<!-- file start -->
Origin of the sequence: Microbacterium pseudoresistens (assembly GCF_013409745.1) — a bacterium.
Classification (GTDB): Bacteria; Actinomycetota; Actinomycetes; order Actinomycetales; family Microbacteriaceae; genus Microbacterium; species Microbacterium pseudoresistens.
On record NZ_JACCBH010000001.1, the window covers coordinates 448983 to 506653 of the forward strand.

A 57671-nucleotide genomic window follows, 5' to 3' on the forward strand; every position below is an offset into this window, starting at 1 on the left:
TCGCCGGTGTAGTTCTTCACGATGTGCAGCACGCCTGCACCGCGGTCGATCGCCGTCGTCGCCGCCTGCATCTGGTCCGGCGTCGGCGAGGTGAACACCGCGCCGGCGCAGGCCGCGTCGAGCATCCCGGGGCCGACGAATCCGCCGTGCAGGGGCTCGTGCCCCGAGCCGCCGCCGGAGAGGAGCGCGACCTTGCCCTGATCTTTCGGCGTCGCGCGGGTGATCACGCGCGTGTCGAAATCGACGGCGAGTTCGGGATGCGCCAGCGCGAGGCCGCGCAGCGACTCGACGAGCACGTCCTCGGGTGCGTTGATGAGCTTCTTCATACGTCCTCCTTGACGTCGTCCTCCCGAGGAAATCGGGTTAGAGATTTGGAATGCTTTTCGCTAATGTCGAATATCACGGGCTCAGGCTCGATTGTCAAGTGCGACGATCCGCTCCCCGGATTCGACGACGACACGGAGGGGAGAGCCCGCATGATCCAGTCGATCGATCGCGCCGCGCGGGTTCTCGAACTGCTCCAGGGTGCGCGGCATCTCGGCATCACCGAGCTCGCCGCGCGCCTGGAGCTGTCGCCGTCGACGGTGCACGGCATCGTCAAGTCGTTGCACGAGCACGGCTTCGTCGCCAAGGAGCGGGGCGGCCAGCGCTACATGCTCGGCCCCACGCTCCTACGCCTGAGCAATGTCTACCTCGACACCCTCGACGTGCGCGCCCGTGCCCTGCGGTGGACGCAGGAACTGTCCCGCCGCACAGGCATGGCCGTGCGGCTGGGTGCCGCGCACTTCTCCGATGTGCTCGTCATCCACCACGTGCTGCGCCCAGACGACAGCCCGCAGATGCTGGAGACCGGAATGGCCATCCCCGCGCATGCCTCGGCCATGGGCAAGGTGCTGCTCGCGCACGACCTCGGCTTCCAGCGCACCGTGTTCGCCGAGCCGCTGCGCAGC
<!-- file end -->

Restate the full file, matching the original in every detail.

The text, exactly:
Origin of the sequence: Microbacterium pseudoresistens (assembly GCF_013409745.1) — a bacterium.
Classification (GTDB): Bacteria; Actinomycetota; Actinomycetes; order Actinomycetales; family Microbacteriaceae; genus Microbacterium; species Microbacterium pseudoresistens.
On record NZ_JACCBH010000001.1, the window covers coordinates 448983 to 506653 of the forward strand.

A 57671-nucleotide genomic window follows, 5' to 3' on the forward strand; every position below is an offset into this window, starting at 1 on the left:
TCGCCGGTGTAGTTCTTCACGATGTGCAGCACGCCTGCACCGCGGTCGATCGCCGTCGTCGCCGCCTGCATCTGGTCCGGCGTCGGCGAGGTGAACACCGCGCCGGCGCAGGCCGCGTCGAGCATCCCGGGGCCGACGAATCCGCCGTGCAGGGGCTCGTGCCCCGAGCCGCCGCCGGAGAGGAGCGCGACCTTGCCCTGATCTTTCGGCGTCGCGCGGGTGATCACGCGCGTGTCGAAATCGACGGCGAGTTCGGGATGCGCCAGCGCGAGGCCGCGCAGCGACTCGACGAGCACGTCCTCGGGTGCGTTGATGAGCTTCTTCATACGTCCTCCTTGACGTCGTCCTCCCGAGGAAATCGGGTTAGAGATTTGGAATGCTTTTCGCTAATGTCGAATATCACGGGCTCAGGCTCGATTGTCAAGTGCGACGATCCGCTCCCCGGATTCGACGACGACACGGAGGGGAGAGCCCGCATGATCCAGTCGATCGATCGCGCCGCGCGGGTTCTCGAACTGCTCCAGGGTGCGCGGCATCTCGGCATCACCGAGCTCGCCGCGCGCCTGGAGCTGTCGCCGTCGACGGTGCACGGCATCGTCAAGTCGTTGCACGAGCACGGCTTCGTCGCCAAGGAGCGGGGCGGCCAGCGCTACATGCTCGGCCCCACGCTCCTACGCCTGAGCAATGTCTACCTCGACACCCTCGACGTGCGCGCCCGTGCCCTGCGGTGGACGCAGGAACTGTCCCGCCGCACAGGCATGGCCGTGCGGCTGGGTGCCGCGCACTTCTCCGATGTGCTCGTCATCCACCACGTGCTGCGCCCAGACGACAGCCCGCAGATGCTGGAGACCGGAATGGCCATCCCCGCGCATGCCTCGGCCATGGGCAAGGTGCTGCTCGCGCACGACCTCGGCTTCCAGCGCACCGTGTTCGCCGAGCCGCTGCGCAGC